15. Preservation of in situ reef framework in regions of low hurricane frequency: Pleistocene of Curacao and Bonaire,

    E-Print Network [OSTI]

    Greenstein, Benjamin J.

    frequency of disturbance by severe storms, because the frequency distribution of tropical cyclonesPreservation of in situ reef framework in regions of low hurricane frequency: Pleistocene of Curac framework in regions of low hurricane frequency: Pleistocene of CuracËao and Bonaire, southern Caribbean

  16. The imprint of methane seepage on the geochemical record and early diagenetic processes in cold-water coral mounds on Pen Duick Escarpment, Gulf of Cadiz

    E-Print Network [OSTI]

    Gilli, Adrian

    The imprint of methane seepage on the geochemical record and early diagenetic processes in cold Keywords: cold-water corals cold-water coral mounds sulfur isotopes sulfate-methane transition zone examined. The influence of ascending methane-rich fluids from underlying sediment strata delineated two

  17. 11 Remote Sensing of Submerged Aquatic

    E-Print Network [OSTI]

    Purkis, Sam

    223 11 Remote Sensing of Submerged Aquatic Vegetation and Coral Reefs Sam Purkis and Chris, the remote sensing of SAV, as well as coral reefs, is considerably more challenging than for terrestrial differentia- tion of SAV and coral habitats using optical remote sensing demands specialized strategies, even

  18. Two spatial scales in a bleaching event: Corals from the mildest and the most extreme thermal environments escape mortality

    E-Print Network [OSTI]

    Pineda, Jesús

    ) side, the most severe thermal environment, with highest overall mean and maximum temperaturesTwo spatial scales in a bleaching event: Corals from the mildest and the most extreme thermal environments escape mortality Jesu´s Pineda,1,* Victoria Starczak,1 Ann Tarrant,1 Jonathan Blythe,1 Kristen

  19. Tracking the origins of plastic debris across the Coral Sea: A case study from the Ouva Island, New Caledonia

    E-Print Network [OSTI]

    Lherminier, Pascale

    Tracking the origins of plastic debris across the Coral Sea: A case study from the Ouvéa Island 27 February 2015 Revised 10 June 2015 Accepted 11 June 2015 Available online xxxx Keywords: Plastic pathways Transfer times a b s t r a c t Contamination of the marine environment by human-made plastic

  20. The occurrence, habitat use, and behavior of sharks and rays associating with topographic highs in the northwestern Gulf of Mexico 

    E-Print Network [OSTI]

    Childs, Jeffrey Nathaniel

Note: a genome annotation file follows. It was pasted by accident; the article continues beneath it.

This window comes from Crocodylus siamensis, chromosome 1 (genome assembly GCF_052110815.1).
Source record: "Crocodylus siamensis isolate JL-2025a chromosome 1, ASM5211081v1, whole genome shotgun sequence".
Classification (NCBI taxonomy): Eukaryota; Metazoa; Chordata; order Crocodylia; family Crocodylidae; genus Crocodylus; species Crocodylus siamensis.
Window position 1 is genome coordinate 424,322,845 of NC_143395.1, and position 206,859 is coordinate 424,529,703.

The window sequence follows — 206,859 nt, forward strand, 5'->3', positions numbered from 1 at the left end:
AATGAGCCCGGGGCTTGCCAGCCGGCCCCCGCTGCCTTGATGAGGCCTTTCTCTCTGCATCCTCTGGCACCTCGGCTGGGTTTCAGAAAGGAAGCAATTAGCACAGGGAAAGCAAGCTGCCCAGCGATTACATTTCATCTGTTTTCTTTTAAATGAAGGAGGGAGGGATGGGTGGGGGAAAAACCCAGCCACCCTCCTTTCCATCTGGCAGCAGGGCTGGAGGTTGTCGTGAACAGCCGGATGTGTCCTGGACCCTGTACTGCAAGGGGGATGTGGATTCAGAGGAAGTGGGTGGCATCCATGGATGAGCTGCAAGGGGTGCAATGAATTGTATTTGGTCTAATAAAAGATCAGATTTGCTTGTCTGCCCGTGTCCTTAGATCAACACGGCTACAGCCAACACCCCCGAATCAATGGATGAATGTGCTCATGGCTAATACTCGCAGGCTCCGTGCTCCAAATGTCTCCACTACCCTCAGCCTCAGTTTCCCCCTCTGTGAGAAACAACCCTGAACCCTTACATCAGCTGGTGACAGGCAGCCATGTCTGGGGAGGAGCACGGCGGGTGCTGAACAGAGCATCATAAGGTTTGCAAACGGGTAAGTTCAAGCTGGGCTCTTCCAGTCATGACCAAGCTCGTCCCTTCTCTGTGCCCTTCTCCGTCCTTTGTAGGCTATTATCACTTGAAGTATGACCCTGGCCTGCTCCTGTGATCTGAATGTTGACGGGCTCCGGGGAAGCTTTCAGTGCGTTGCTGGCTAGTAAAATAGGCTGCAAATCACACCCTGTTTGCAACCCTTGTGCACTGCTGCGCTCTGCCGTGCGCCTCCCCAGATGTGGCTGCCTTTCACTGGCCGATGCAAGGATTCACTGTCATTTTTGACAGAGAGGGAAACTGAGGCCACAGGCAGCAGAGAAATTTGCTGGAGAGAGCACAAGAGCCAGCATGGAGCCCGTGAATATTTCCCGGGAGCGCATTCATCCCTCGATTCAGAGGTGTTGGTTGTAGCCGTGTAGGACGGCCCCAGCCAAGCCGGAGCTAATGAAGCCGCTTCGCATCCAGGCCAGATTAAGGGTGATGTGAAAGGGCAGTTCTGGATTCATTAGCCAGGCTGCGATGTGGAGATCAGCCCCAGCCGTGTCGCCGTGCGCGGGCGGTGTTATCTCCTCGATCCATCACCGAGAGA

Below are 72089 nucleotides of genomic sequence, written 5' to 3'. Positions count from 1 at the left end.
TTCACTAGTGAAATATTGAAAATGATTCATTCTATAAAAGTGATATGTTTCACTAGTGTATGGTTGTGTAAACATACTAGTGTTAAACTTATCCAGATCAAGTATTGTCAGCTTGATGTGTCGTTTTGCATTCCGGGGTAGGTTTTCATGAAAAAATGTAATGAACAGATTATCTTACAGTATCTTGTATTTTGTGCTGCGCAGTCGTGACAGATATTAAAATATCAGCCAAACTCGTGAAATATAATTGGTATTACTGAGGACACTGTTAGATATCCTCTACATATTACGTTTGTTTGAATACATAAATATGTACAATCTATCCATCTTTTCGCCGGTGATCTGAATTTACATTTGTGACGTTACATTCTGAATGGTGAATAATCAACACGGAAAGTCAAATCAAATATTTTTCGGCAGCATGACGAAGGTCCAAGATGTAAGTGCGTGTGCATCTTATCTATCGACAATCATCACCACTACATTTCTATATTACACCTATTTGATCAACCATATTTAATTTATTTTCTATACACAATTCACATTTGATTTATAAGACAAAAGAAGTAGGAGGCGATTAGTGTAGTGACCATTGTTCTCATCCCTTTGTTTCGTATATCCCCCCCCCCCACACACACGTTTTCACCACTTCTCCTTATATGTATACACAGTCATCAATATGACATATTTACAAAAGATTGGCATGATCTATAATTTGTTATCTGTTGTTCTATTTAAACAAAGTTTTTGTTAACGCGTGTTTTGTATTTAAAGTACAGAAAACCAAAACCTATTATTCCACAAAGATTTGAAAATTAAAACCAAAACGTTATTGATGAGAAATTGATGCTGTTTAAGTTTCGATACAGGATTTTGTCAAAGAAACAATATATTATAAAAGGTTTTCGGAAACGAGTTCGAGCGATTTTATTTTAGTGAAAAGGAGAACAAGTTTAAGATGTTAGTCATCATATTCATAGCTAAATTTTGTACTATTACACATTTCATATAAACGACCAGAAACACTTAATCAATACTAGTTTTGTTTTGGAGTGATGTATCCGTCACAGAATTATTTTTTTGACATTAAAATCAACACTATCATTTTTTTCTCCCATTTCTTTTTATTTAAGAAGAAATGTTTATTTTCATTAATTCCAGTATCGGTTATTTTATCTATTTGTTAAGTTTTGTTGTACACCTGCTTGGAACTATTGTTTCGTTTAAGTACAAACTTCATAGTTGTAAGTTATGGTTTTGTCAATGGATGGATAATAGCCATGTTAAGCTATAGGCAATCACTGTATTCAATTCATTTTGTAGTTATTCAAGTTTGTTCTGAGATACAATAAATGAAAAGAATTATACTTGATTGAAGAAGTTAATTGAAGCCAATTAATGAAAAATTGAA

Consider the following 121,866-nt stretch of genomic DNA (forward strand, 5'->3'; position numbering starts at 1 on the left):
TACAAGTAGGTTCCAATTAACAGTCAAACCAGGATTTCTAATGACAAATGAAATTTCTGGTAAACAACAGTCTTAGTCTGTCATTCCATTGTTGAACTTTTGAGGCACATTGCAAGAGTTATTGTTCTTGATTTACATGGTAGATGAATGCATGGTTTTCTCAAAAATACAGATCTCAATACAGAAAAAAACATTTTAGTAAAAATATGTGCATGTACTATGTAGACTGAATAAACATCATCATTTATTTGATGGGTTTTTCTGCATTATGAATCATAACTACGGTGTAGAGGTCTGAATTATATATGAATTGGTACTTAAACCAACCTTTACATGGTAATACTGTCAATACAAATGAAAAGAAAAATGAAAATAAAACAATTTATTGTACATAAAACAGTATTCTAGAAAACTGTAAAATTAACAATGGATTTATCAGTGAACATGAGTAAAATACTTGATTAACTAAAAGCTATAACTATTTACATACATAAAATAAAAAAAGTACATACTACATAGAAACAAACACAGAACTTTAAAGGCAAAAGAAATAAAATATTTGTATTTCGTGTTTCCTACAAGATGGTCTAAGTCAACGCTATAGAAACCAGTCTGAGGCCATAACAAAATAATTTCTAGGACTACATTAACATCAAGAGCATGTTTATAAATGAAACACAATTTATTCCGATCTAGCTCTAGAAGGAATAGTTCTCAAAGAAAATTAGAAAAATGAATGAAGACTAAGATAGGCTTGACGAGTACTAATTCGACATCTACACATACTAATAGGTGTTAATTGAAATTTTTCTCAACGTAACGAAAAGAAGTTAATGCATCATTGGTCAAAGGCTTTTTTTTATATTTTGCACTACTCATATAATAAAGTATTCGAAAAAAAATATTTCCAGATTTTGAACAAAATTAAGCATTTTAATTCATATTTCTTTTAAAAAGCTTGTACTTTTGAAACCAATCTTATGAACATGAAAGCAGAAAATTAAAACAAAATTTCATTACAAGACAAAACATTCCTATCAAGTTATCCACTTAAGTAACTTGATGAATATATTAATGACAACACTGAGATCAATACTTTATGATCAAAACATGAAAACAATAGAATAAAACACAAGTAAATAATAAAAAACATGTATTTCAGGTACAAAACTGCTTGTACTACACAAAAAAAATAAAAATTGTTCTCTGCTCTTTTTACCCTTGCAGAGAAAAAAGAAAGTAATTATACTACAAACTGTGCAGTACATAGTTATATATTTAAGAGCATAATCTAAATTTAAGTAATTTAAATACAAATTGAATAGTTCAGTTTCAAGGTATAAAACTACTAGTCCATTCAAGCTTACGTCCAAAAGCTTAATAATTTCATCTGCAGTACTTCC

2001-01-01

    , an array of topographic highs comprising submerged hard-banks and reefs, and offshore petroleum platforms are notable. Among these features are the Flower Garden Banks, the northernmost coral reef communities on the North American continental shelf, where...

  1. A study of the relationship between conservation education and scuba diver behavior in the Flower Garden Banks National Marine Sanctuary 

    E-Print Network [OSTI]

    Belknap, Julia

    2009-05-15

    Scuba diver impacts on coral reefs are causing many threats to reefs. One solution is to change divers’ behaviors through on-site environmental education. The Flower Garden Banks National Marine Sanctuary developed an education program in an effort...

  2. Photographic monitoring of benthic biota at Stetson Bank, Gulf of Mexico 

    E-Print Network [OSTI]

    Bernhardt, Sarah Praeger

    2000-01-01

    . In addition, this was the first application of coral reef monitoring techniques to a hard bottom reef dominated by sponges in the northwestern Gulf of Mexico. Individual photostations were found to be significantly different, indicating complex microstucture...

  3. Environmental factors influencing benthic macrofaunal invertebrate community structure in the Flower Gardens East Bank 

    E-Print Network [OSTI]

    Kuslich, James

    2013-09-25

    , the shallower portions of both banks provide ideal substrates for scleractinian coral growth, resulting in the formation of the two northernmost coral reefs in the continental U.S (Bright et al., 1984; Teague et al., 2013). Factors affecting macroinfaunal...

  4. Population dynamics of species-rich ecosystems: the mixture of matrix population models approach

    E-Print Network [OSTI]

    Rossi, Vivien

    , tropical marine fish or coral reefs, high diversity implies that the sample size for most species. 2007), species extinction or conservation of endangered species (Cropper & Loudermilk 2006

  5. MARINE ECOLOGY PROGRESS SERIES Mar Ecol Prog Ser

    E-Print Network [OSTI]

    Kramer, Donald L.

    , Barbados ABSTRACT: Studies of coral reef fish recruitment have focused more on factors influencing settlement units in Barbados (West Indies). We collected concurrent data on 3 settlement- associated

  6. Integrated Nanoplasmonic Optical Microfluidics for Label-free Bioassays

    E-Print Network [OSTI]

    Wu, Yir-shyuan

    2009-01-01

    C. Coral Reefs 2009, 109, 3012. (22) Jackson, J. B. ; Halas,C. , Phys. Rev. B 2000, 61, 3012. (36) Fort, E. ; Grésillon,

  7. DEEP-SEA COR AL ECOSYSTEMS OF THE UNITED STATES FEATURE ARTICLE 3

    E-Print Network [OSTI]

    77 DEEP-SEA COR AL ECOSYSTEMS OF THE UNITED STATES FEATURE ARTICLE 3 INTRODUCTION Coral reefs- ties are structured by deep-sea corals, also referred to as cold-water corals, and are distributed the last decade has revolution- ized our understanding of these deep-sea coral ecosystems and spurred calls